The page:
Tongue-tie: breastfeeding and bottle feeding
tongue; tie; tongue-tie; breast; feeding; breastfeeding; suck; speech; frenulum; attachment;
Tongue-tie is when the thin piece of skin under the baby’s tongue is abnormally short. This may restrict the way the tongue moves when feeding.
There is a wide variation in how common tongue -tie it is thought to occur, but probably between 4% and 5% of babies have a tongue tie which affects the appearance and/or function of the tip of the tongue.
There are also widely differing views about tongue-tie, its effects on feeding (especially breastfeeding) and speech, and whether and how it should be treated.
Sometimes a tongue-tie causes no problems with breastfeeding and requires no action.
While most babies with a tongue-tie can breastfeed well, some lactation specialists think that tongue-tie could be a problem in a baby who is having breastfeeding difficulties such as:
- not being able to attach (latch on) to the breast well
- baby's mouth makes a clicking sound during feeding
- nipple pain during a feed
- nipple damage
- prolonged feeding
- feeding frequently but for short periods at a time
- poor weight gain
If there are breastfeeding problems, it could be useful to have your baby seen by a lactation consultant, paediatrician, oral surgeon, maternal and child health nurse, or your doctor to decide whether any treatment is necessary.
There is more about breastfeeding in the topic 'Breastfeeding - a new baby'.
A bottle fed baby uses the middle part of the tongue more than the tip, and it is not so important to have a mobile tip of the tongue.
If the tongue-tie is affecting feeding the following signs may be present:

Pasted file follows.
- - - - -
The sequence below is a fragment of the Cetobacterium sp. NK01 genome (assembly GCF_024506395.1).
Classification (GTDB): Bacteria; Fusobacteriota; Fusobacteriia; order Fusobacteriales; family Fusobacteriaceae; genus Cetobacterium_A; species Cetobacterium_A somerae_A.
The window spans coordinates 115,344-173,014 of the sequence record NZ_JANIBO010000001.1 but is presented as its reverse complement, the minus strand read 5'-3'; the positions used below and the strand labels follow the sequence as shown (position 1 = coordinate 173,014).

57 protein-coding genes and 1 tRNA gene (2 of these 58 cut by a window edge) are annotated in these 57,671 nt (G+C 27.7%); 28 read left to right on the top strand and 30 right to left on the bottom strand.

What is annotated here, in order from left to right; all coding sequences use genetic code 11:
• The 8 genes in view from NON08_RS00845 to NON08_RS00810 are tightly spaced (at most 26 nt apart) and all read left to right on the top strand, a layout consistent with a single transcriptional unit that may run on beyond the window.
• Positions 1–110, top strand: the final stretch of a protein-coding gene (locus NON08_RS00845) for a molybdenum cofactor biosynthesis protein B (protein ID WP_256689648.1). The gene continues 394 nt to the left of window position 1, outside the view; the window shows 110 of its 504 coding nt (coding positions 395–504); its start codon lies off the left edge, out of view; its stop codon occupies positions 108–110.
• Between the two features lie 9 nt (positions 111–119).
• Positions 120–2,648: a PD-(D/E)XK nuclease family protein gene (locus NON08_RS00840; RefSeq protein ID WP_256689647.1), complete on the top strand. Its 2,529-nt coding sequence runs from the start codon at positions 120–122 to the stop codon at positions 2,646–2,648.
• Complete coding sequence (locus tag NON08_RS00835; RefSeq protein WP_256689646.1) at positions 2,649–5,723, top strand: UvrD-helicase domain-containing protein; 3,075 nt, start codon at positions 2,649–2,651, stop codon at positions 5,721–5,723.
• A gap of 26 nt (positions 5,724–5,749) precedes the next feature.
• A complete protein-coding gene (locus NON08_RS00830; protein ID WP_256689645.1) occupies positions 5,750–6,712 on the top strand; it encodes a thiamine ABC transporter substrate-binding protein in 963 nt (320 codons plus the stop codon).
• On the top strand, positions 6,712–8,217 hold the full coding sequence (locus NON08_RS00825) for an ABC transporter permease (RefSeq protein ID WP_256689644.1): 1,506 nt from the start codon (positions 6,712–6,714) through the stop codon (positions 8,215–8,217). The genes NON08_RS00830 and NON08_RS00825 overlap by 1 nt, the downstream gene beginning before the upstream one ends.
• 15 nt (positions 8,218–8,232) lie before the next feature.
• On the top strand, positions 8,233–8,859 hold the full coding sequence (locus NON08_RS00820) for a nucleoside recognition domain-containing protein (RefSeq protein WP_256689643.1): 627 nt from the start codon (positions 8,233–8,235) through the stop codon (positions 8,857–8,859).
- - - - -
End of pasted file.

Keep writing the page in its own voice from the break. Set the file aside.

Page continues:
- Excessive dribbling
- Poor weight gain
- Taking a long time to feed
A procedure to release a tongue-tie by making a small cut of the frenulum may be recommended if it is affecting breastfeeding or bottle feeding.
For a breastfeeding baby it is important that a breastfeeding clinician assess your baby while feeding and provide support initially to improve feeding.
Most children with tongue-tie have no speech problems, but some have articulation problems (difficulty making some sounds clearly). Around the age of three, these articulation problems may be noticeable, especially with the sounds of l, r, t, d, n, th, sh, and z.
It may be of value to check with a speech therapist if more than half of a 3 year old child's speech is not understood by people outside of the family. There are other reasons why a child may not speak clearly.
Although there is no clear way to tell which baby with tongue-tie will have speech difficulties later, the following are commonly found in children who go on to have speech problems:
- V-shaped indentation at the tip of the tongue
- inability to stick the tongue out past the gums
- inability to touch the roof of the mouth with the tongue
- not being able to move the tongue from side to side.
As a simple test, check if the child can lick an ice cream cone without much difficulty.
For older children with tongue-tie, appearance can be affected by:
- the V-shaped notch in the end of the tongue, which the child may be teased about
- a wide gap between the bottom two front teeth.
A dentist or oral surgeon would be able to advise you about what can be done.
Australian Breastfeeding Association
Raising Children Network
Women's and Children's Health Network (South Australia) Nursing Standard 'Breastfeeding: Tongue Tie Assessment and Management - Neonate / Infant' 2016
The information on this site should not be used as an alternative to professional care. If you have a particular problem, see a doctor, or ring the Parent Helpline on 1300 364 100 (local call cost from anywhere in South Australia).
This topic may use 'he' and 'she' in turn - please change to suit your child's sex.